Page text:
... articles that provide information on today’s best practices for working with young people ...
Eugene, OR (PRWEB) April 30, 2012
The Prevention Researcher, has introduced four new collections of articles which focused on topics of concern to professionals who work with youth. The article packs provide resources on the topics of school connectedness and completion, strategies for working with parents and caregivers, teens and drugs: prevention approaches, and adolescent self-injury.
“We’re pleased to offer these new collections of articles that provide information on today’s best practices for working with young people,” said Steven Ungerleider, PhD., founding editor of The Prevention Researcher. “Professionals in schools and a variety of other organizations can select the article packs covering specific topics of interest to keep up-to-date on relevant, practical research and programs that they can put to work with youth.”
School Connectedness and Completion is a collection of 13 articles that revolve around a model of school success which includes the synergistic roles of neighborhoods, schools, families, and peers. It includes a number of articles about school-based approaches to preventing school dropout and promoting school connectedness, which are complemented by articles on peer acceptance, afterschool programs, community systems, and adults in all environments. The price of the article pack is $45.
Strategies for Working with Parents and Caregivers is a collection of 14 articles covering a wide variety of issues which youth and families may be experiencing…. from improving teen self-esteem, to helping parents talk with their children about drug use, to the special needs of grandparent-headed households. The unifying factor is that they all include strategies for working directly with parents. The price of the article pack is $50.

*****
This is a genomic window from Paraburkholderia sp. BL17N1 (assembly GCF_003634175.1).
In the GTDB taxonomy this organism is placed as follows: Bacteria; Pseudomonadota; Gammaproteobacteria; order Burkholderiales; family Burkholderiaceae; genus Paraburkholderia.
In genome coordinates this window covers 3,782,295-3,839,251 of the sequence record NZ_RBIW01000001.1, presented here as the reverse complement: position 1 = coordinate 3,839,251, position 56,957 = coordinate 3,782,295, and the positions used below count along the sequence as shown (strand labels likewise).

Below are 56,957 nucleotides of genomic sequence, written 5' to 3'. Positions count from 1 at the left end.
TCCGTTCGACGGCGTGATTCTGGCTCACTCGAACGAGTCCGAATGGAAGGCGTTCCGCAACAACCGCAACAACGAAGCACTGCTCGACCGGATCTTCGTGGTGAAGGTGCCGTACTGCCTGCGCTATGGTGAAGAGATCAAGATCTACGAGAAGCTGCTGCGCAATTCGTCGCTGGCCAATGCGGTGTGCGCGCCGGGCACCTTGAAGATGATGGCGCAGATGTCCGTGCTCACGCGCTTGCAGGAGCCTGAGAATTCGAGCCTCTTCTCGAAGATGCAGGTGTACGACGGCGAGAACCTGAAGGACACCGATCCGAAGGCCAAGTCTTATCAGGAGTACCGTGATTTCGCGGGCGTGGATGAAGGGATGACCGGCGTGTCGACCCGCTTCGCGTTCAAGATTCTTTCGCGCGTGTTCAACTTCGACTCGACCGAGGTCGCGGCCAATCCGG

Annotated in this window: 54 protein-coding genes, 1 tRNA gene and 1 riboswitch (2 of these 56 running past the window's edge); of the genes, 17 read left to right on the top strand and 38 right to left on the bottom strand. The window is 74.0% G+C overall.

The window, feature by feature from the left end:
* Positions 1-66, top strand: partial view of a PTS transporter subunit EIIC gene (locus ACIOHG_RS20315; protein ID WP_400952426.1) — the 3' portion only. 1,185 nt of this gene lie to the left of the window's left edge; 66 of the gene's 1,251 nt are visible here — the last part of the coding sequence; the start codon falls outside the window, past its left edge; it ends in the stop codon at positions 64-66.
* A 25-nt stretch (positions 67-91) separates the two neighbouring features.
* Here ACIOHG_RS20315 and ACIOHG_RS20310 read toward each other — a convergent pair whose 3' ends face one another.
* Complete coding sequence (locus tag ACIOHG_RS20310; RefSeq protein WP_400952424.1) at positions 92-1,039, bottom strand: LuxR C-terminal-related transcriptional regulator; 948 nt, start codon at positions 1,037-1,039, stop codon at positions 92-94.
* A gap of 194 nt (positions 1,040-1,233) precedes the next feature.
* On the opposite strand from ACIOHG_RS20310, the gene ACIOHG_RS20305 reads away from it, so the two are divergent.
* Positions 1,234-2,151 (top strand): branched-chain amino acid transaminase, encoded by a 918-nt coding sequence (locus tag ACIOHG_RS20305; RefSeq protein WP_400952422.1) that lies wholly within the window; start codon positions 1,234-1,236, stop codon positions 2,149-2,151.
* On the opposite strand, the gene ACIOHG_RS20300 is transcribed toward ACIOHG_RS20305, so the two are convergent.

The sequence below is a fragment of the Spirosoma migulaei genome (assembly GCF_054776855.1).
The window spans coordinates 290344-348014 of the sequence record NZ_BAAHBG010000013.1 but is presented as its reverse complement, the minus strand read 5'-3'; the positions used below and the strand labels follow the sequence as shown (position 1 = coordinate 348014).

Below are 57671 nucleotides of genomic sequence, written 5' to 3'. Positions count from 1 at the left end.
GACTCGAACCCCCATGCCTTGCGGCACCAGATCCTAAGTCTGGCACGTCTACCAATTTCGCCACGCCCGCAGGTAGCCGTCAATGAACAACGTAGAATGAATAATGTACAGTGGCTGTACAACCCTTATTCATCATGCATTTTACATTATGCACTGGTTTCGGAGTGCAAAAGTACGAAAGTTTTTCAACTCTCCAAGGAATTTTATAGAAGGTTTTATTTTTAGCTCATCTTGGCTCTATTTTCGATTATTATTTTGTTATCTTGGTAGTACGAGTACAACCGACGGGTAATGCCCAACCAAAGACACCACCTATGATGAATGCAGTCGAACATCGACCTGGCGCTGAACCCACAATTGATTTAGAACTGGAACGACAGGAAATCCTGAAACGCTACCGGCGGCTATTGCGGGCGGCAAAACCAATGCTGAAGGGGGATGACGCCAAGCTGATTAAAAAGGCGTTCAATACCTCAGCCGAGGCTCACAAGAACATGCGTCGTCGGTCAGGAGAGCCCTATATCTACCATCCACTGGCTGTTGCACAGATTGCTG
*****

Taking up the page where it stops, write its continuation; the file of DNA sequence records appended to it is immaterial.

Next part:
Teens and Drugs: School and Community Approaches to Prevention is a collection of eight articles examining adolescent drug use from the perspective of school and community prevention. It covers such important topics as preventing prescription drug use, examining how drugs affect adolescent brain development (and how this might impact our prevention and intervention approaches), as well as addresses the special needs of youth who have substance-abusing parents. The price of the article pack is $25.
The Self-Injury article pack provides three articles on a topic that “remains one of the most difficult behaviors to encounter, with few professionals feeling well equipped to handle these situations,” according to Dr. Lloyd-Richardson. It includes Dr. Lloyd-Richardson’s article, “Non-Suicidal Self-Injury in Adolescents,” which serves as a foundation by defining terms and exploring motivations for engaging in self-injury. The other two articles explore the differences between self-injury and suicide attempts, and provide guidelines for school-based professionals who work with youth that self-injure. The price of the article pack is $10.
All four of the article packs are available by digital delivery only and can be ordered online from The Prevention Researcher at http://www.tpronline.org.
About The Prevention Researcher
Founded in 1994, The Prevention Researcher is published by the non-profit, Integrated Research Services in Eugene, Oregon. The quarterly journal focuses on successful adolescent development and serves professionals who work with young people in a variety of organizational settings.
Each issue of The Prevention Researcher covers a single topic, presenting the latest adolescent behavioral research and findings on significant issues facing today’s youth. Articles are written by researchers who are leaders in their respective fields.
The journal provides information about programs that create supportive environments for youth, strategies for preventing problems affecting adolescents, and resources that help youth-serving professionals. Major topics covered in The Prevention Researcher include adolescent development, mental health, schools, families, communities, victimization and violence.